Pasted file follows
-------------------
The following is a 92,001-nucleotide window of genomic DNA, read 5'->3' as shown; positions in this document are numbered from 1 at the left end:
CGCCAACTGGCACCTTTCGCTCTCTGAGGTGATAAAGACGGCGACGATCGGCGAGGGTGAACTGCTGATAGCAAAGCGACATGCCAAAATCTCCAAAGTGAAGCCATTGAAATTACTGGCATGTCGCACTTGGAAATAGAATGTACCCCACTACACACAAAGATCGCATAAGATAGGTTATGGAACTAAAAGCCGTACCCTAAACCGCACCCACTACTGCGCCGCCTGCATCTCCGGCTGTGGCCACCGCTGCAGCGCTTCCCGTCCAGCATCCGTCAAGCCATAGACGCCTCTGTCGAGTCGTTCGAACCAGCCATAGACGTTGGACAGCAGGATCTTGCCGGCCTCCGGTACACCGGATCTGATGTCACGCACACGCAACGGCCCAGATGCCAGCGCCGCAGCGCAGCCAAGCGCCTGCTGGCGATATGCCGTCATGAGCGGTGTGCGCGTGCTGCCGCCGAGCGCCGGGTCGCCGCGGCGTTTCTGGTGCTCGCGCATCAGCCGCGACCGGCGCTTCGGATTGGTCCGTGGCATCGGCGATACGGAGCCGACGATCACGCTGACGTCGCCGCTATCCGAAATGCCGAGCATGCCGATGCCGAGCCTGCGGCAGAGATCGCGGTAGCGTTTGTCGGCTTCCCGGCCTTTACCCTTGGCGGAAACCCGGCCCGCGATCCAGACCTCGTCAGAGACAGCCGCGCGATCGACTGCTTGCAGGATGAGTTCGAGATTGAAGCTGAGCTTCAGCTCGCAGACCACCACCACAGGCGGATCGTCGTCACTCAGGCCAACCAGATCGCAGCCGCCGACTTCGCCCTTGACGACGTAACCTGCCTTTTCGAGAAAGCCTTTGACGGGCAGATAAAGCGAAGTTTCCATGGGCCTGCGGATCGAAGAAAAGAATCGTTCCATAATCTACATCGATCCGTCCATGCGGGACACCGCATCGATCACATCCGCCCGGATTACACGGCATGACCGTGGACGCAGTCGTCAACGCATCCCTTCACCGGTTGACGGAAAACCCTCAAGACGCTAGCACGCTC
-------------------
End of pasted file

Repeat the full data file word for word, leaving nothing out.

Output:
The following is a 92,001-nucleotide window of genomic DNA, read 5'->3' as shown; positions in this document are numbered from 1 at the left end:
CGCCAACTGGCACCTTTCGCTCTCTGAGGTGATAAAGACGGCGACGATCGGCGAGGGTGAACTGCTGATAGCAAAGCGACATGCCAAAATCTCCAAAGTGAAGCCATTGAAATTACTGGCATGTCGCACTTGGAAATAGAATGTACCCCACTACACACAAAGATCGCATAAGATAGGTTATGGAACTAAAAGCCGTACCCTAAACCGCACCCACTACTGCGCCGCCTGCATCTCCGGCTGTGGCCACCGCTGCAGCGCTTCCCGTCCAGCATCCGTCAAGCCATAGACGCCTCTGTCGAGTCGTTCGAACCAGCCATAGACGTTGGACAGCAGGATCTTGCCGGCCTCCGGTACACCGGATCTGATGTCACGCACACGCAACGGCCCAGATGCCAGCGCCGCAGCGCAGCCAAGCGCCTGCTGGCGATATGCCGTCATGAGCGGTGTGCGCGTGCTGCCGCCGAGCGCCGGGTCGCCGCGGCGTTTCTGGTGCTCGCGCATCAGCCGCGACCGGCGCTTCGGATTGGTCCGTGGCATCGGCGATACGGAGCCGACGATCACGCTGACGTCGCCGCTATCCGAAATGCCGAGCATGCCGATGCCGAGCCTGCGGCAGAGATCGCGGTAGCGTTTGTCGGCTTCCCGGCCTTTACCCTTGGCGGAAACCCGGCCCGCGATCCAGACCTCGTCAGAGACAGCCGCGCGATCGACTGCTTGCAGGATGAGTTCGAGATTGAAGCTGAGCTTCAGCTCGCAGACCACCACCACAGGCGGATCGTCGTCACTCAGGCCAACCAGATCGCAGCCGCCGACTTCGCCCTTGACGACGTAACCTGCCTTTTCGAGAAAGCCTTTGACGGGCAGATAAAGCGAAGTTTCCATGGGCCTGCGGATCGAAGAAAAGAATCGTTCCATAATCTACATCGATCCGTCCATGCGGGACACCGCATCGATCACATCCGCCCGGATTACACGGCATGACCGTGGACGCAGTCGTCAACGCATCCCTTCACCGGTTGACGGAAAACCCTCAAGACGCTAGCACGCTC